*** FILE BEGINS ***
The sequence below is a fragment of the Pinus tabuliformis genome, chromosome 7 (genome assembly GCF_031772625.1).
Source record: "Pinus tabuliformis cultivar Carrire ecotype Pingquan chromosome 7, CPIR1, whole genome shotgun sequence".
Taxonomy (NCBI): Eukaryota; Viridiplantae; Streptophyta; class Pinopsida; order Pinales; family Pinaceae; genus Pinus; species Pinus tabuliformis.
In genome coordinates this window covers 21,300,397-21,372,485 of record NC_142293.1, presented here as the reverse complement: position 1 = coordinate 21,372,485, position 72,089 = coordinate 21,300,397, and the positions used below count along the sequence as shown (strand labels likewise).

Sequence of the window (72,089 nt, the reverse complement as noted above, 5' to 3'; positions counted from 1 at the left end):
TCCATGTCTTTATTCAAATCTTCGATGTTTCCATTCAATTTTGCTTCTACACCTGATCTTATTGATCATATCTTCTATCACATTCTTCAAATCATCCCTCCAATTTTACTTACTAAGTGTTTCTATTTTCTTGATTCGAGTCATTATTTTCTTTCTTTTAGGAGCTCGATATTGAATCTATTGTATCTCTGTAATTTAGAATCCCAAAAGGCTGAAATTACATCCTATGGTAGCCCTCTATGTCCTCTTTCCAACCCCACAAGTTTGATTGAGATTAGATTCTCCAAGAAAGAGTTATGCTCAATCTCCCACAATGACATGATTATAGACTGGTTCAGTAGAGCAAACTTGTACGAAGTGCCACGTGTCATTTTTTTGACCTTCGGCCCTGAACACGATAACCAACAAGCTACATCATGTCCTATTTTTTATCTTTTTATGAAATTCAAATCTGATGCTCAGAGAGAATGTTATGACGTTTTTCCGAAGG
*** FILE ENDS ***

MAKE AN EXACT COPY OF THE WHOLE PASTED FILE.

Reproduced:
The sequence below is a fragment of the Pinus tabuliformis genome, chromosome 7 (genome assembly GCF_031772625.1).
Source record: "Pinus tabuliformis cultivar Carrire ecotype Pingquan chromosome 7, CPIR1, whole genome shotgun sequence".
Taxonomy (NCBI): Eukaryota; Viridiplantae; Streptophyta; class Pinopsida; order Pinales; family Pinaceae; genus Pinus; species Pinus tabuliformis.
In genome coordinates this window covers 21,300,397-21,372,485 of record NC_142293.1, presented here as the reverse complement: position 1 = coordinate 21,372,485, position 72,089 = coordinate 21,300,397, and the positions used below count along the sequence as shown (strand labels likewise).

Sequence of the window (72,089 nt, the reverse complement as noted above, 5' to 3'; positions counted from 1 at the left end):
TCCATGTCTTTATTCAAATCTTCGATGTTTCCATTCAATTTTGCTTCTACACCTGATCTTATTGATCATATCTTCTATCACATTCTTCAAATCATCCCTCCAATTTTACTTACTAAGTGTTTCTATTTTCTTGATTCGAGTCATTATTTTCTTTCTTTTAGGAGCTCGATATTGAATCTATTGTATCTCTGTAATTTAGAATCCCAAAAGGCTGAAATTACATCCTATGGTAGCCCTCTATGTCCTCTTTCCAACCCCACAAGTTTGATTGAGATTAGATTCTCCAAGAAAGAGTTATGCTCAATCTCCCACAATGACATGATTATAGACTGGTTCAGTAGAGCAAACTTGTACGAAGTGCCACGTGTCATTTTTTTGACCTTCGGCCCTGAACACGATAACCAACAAGCTACATCATGTCCTATTTTTTATCTTTTTATGAAATTCAAATCTGATGCTCAGAGAGAATGTTATGACGTTTTTCCGAAGG